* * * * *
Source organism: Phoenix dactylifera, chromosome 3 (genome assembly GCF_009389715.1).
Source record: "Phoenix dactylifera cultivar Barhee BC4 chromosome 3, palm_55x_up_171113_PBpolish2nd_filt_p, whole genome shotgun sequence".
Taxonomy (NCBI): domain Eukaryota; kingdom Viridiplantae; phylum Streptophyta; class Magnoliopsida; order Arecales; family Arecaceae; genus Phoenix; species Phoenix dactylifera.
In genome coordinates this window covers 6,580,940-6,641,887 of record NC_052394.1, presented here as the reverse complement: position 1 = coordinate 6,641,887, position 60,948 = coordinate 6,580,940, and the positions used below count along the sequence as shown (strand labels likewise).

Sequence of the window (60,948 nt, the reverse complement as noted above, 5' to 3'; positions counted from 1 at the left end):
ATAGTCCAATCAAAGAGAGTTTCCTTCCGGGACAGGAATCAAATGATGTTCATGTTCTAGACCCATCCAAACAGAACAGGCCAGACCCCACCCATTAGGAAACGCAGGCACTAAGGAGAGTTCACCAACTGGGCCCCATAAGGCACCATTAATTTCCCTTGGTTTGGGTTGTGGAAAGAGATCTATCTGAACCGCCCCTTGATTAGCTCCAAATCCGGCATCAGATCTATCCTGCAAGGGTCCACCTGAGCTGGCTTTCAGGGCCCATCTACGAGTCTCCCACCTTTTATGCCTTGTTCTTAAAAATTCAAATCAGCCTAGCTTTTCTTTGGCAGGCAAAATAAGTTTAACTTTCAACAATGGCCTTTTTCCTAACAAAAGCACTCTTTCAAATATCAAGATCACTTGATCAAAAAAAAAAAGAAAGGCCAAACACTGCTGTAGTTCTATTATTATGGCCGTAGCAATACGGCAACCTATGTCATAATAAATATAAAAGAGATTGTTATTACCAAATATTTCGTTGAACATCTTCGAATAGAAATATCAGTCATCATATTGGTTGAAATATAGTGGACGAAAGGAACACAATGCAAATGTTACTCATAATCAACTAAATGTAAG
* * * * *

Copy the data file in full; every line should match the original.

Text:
Source organism: Phoenix dactylifera, chromosome 3 (genome assembly GCF_009389715.1).
Source record: "Phoenix dactylifera cultivar Barhee BC4 chromosome 3, palm_55x_up_171113_PBpolish2nd_filt_p, whole genome shotgun sequence".
Taxonomy (NCBI): domain Eukaryota; kingdom Viridiplantae; phylum Streptophyta; class Magnoliopsida; order Arecales; family Arecaceae; genus Phoenix; species Phoenix dactylifera.
In genome coordinates this window covers 6,580,940-6,641,887 of record NC_052394.1, presented here as the reverse complement: position 1 = coordinate 6,641,887, position 60,948 = coordinate 6,580,940, and the positions used below count along the sequence as shown (strand labels likewise).

Sequence of the window (60,948 nt, the reverse complement as noted above, 5' to 3'; positions counted from 1 at the left end):
ATAGTCCAATCAAAGAGAGTTTCCTTCCGGGACAGGAATCAAATGATGTTCATGTTCTAGACCCATCCAAACAGAACAGGCCAGACCCCACCCATTAGGAAACGCAGGCACTAAGGAGAGTTCACCAACTGGGCCCCATAAGGCACCATTAATTTCCCTTGGTTTGGGTTGTGGAAAGAGATCTATCTGAACCGCCCCTTGATTAGCTCCAAATCCGGCATCAGATCTATCCTGCAAGGGTCCACCTGAGCTGGCTTTCAGGGCCCATCTACGAGTCTCCCACCTTTTATGCCTTGTTCTTAAAAATTCAAATCAGCCTAGCTTTTCTTTGGCAGGCAAAATAAGTTTAACTTTCAACAATGGCCTTTTTCCTAACAAAAGCACTCTTTCAAATATCAAGATCACTTGATCAAAAAAAAAAAGAAAGGCCAAACACTGCTGTAGTTCTATTATTATGGCCGTAGCAATACGGCAACCTATGTCATAATAAATATAAAAGAGATTGTTATTACCAAATATTTCGTTGAACATCTTCGAATAGAAATATCAGTCATCATATTGGTTGAAATATAGTGGACGAAAGGAACACAATGCAAATGTTACTCATAATCAACTAAATGTAAG